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When Franklin County Animal Control employee Jimmy Riddle searched a Decherd, Tenn., property this month, he found a pack of dogs, starving and worse.
"I saw animals that appeared malnourished," he said. "I saw dogs that were dead and decaying on the chain."
The visit on Aug. 12 came three days after neighbors called Chief Deputy Brent Perry, the head of Franklin County Animal Control. They said they were watching dogs, too many dogs, running all over the place. Perry went to the property, 1829 Oak Grove Road, but no one was home.
Perry came back the next day and found the animals' owner, Elizabeth Jean Windom. They talked, and Perry fed the pets. He came back the next day and did the same thing.
On the 12th, Perry came with Franklin County Investigator George Dyer, and they searched the property. Inside doghouses and next to a chicken barn, they found the collection of dogs, 10 dead and 11 starving.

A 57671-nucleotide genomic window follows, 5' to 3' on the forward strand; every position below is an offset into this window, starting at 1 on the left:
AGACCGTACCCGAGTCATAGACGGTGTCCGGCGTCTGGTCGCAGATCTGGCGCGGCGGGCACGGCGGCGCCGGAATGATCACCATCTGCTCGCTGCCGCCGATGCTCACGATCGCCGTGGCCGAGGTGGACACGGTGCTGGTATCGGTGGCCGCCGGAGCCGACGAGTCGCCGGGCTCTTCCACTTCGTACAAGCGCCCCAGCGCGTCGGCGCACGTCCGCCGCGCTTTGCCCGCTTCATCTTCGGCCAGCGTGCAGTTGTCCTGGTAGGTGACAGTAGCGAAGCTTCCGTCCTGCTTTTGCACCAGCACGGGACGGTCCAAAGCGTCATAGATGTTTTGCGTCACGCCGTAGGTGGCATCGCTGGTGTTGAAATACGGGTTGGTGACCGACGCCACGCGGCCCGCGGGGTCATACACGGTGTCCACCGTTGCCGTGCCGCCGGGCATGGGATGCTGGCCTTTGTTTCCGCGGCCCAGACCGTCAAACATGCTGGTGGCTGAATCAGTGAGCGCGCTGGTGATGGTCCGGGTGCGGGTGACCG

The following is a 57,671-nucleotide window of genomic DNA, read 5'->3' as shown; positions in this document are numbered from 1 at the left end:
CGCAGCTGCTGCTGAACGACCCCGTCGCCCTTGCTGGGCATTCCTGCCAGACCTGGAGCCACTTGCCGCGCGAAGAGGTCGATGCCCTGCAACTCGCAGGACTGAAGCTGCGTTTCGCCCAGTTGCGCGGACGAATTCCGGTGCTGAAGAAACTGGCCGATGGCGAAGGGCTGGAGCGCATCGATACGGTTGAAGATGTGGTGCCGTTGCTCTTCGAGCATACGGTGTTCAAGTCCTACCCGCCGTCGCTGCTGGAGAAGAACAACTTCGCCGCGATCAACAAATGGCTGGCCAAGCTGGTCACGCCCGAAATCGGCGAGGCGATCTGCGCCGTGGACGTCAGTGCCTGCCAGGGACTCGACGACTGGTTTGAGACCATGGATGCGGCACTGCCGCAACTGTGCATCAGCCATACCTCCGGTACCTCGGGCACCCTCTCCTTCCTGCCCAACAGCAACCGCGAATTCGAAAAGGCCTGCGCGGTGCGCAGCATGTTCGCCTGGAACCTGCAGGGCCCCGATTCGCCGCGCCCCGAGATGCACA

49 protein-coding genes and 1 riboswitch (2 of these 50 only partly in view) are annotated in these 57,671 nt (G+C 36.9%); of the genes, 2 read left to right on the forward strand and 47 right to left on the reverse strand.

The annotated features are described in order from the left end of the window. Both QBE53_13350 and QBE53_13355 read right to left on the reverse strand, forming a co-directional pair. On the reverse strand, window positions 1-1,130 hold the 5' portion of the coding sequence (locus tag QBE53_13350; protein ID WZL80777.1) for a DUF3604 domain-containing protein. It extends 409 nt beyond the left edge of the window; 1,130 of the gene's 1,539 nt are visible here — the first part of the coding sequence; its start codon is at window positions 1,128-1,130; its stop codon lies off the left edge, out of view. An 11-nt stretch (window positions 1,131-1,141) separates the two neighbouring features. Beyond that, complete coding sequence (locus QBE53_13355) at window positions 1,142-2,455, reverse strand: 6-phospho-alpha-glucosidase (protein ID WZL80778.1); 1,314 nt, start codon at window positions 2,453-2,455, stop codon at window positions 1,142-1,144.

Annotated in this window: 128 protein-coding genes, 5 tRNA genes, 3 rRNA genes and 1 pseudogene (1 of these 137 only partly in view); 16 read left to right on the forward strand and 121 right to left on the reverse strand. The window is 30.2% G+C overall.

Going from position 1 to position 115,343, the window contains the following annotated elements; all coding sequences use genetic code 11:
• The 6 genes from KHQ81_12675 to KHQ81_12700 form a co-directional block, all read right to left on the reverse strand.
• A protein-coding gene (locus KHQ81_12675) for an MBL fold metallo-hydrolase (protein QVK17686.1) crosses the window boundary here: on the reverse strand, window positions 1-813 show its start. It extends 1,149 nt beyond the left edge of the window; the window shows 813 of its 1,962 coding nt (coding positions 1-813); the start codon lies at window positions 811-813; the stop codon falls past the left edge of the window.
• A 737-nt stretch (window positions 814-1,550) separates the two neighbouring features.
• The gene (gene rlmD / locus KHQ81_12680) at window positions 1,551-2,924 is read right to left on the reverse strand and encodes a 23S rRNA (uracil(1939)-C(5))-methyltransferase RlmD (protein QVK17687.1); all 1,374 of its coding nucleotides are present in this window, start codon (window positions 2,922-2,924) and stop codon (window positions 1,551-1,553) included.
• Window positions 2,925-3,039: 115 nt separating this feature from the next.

Perry and Dyer also found 21 dogs that were in good shape. All kinds of dogs: collies, miniature collies, German shepherds. Perry said they also found a horse, a mule, five chickens, a duck and eight cats.
And inside the house, living alongside a collection of cats and chickens, the investigators found five children. The Tennessee Department of Children's Services was summoned and took temporary custody of the children.
"It was beyond filthy," Perry said.
Officers arrested Windom, 56, on 28 counts of animal cruelty. She left jail Aug. 14 after paying a $15,000 bond, and she is scheduled to appear in Franklin General Sessions Court at 8 a.m. CDT Oct. 7.
Neighbors had complained to Animal Control several times about Windom's house, Perry said. The first time the department checked it out, Windom owned about 70 dogs, but they were healthy.
They all had shelter and plenty of water. Some needed to be vaccinated, but Windom complied soon after. Perry said she began to get rid of some of the dogs, and when Animal Control came a second time last year she owned about 50.
Those that survived are now in the county's custody. As a result, Perry said, the animal control center is overpopulated with about 60 pets. To make room, shelters in Clarksville and Chattanooga have taken in some of the Franklin County center's other animals.
Some county residents also have volunteered to care for the horse, mule and chickens.
Contact Staff Writer Tyler Jett at 423-757-6476 or at firstname.lastname@example.org.